Protecting Women’s, Pregnant Persons’ and Infants’ Health during the COVID-19 Pandemic
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Emergencies such as natural disasters, pandemic diseases, and person-made disasters disrupt daily life for everyone, but pregnant persons and infants are particularly affected due to unique health concerns that may not be adequately addressed in disasters and public health crises. Unfortunately, disaster preparedness plans often do not fully consider or prioritize women’s reproductive health needs including access to essential services such as contraception and abortion services, or the health and well-being of pregnant and postpartum persons and their infants/children (Callaghan et al., 2007).
Women often experience increased stress levels, physical exertion, and caretaking responsibilities during disasters (CDC, n.d.-a). The effects of these burdens are especially salient for those who are pregnant and even more so for those who are also low-income and/or who face class and/or race discrimination. Pregnancy during a disaster is often associated with adverse birth outcomes including pregnancy loss, preterm birth, intrauterine growth restriction, and decreased birth weight (Callaghan et al., 2007; Zotti et al., 2015). With respect to the coronavirus (COVID-2019), there are insufficient data to know whether pregnant persons affected by COVID-19 are at increased risk of adverse health outcomes and if individuals with COVID-19 can pass the virus through the placenta to the fetus via vertical transmission (Weigel, 2020). Regardless of this lack of data, it is essential that pregnant persons protect themselves from COVID-19 in the same ways as non-pregnant persons: avoiding people who are sick, maintaining social distance from those one encounters outside the household, and washing hands frequently using soap and water or alcohol-based hand sanitizer.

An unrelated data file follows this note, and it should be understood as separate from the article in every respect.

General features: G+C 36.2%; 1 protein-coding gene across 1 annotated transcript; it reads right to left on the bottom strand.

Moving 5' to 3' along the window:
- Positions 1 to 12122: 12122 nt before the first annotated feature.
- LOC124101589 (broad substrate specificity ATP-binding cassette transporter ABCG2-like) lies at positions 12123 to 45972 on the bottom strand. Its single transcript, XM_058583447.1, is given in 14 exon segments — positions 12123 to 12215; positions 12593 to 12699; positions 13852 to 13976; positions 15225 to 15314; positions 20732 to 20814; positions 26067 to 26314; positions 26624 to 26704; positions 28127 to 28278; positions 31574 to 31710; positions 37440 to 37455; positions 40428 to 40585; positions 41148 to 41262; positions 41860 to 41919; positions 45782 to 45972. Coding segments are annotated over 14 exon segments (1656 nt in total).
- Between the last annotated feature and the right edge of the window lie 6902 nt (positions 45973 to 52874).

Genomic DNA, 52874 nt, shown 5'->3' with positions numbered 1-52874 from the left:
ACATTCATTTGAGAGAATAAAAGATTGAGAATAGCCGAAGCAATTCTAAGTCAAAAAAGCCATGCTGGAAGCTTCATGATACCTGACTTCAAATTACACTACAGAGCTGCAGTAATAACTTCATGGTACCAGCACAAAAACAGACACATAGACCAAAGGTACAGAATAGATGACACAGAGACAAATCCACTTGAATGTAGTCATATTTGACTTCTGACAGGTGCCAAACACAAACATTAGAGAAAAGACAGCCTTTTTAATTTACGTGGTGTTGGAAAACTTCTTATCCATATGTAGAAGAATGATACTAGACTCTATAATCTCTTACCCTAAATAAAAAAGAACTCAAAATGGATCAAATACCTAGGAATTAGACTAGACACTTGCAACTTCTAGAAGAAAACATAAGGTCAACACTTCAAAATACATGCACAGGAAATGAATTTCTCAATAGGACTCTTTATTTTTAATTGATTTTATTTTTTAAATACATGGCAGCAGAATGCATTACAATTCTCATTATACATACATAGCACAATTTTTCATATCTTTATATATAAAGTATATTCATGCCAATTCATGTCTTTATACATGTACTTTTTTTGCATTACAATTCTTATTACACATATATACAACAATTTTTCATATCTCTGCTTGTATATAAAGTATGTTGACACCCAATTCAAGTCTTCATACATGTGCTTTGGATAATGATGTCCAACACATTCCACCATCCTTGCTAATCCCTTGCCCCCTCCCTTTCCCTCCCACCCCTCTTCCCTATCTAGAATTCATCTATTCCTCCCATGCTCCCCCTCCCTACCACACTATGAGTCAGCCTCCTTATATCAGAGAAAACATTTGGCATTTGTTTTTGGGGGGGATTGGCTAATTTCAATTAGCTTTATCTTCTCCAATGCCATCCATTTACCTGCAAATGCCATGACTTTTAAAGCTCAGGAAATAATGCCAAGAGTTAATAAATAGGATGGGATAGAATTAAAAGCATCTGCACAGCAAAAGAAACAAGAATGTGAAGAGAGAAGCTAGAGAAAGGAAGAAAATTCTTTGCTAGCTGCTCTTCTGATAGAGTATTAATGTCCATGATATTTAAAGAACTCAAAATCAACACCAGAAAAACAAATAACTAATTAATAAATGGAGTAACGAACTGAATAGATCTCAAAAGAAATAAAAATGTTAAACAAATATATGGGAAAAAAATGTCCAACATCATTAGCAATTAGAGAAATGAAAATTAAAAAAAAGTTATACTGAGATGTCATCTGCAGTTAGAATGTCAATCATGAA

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It is especially important to make special accommodations for homeless and incarcerated pregnant persons; these individuals are particularly vulnerable, and in the case of COVID-19, are at increased risk because of the difficulty of practicing safe practices such as handwashing and social distancing.UIC Center of Excellence in Maternal and Child Health|
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In order to ensure a healthy pregnancy and delivery, pregnant persons affected by disasters need to be assured of a continuation of prenatal care. Where possible, telehealth approaches for routine prenatal care should be implemented. However, this approach is not yet universally available and is more challenging for both medically and socially high-risk women for whom in-person visits may be particularly important. With respect to Medicaid (which pays for almost 50% of US births) payment for prenatal care delivered through telehealth mechanisms, new guidance (last updated March 18, 2020) from the Centers for Medicare and Medicaid Services (CMS) has been issued during the COVID-19 pandemic: “States have broad flexibility to cover telehealth through Medicaid, including the methods of communication to use (such as telephonic, video technology commonly available on smart phones and other devices). No federal approval is needed for state Medicaid programs to reimburse providers for telehealth services in the same manner or at the same rate that states pay for face-to-face services.” (CMS, 2020; Cuello, 2020).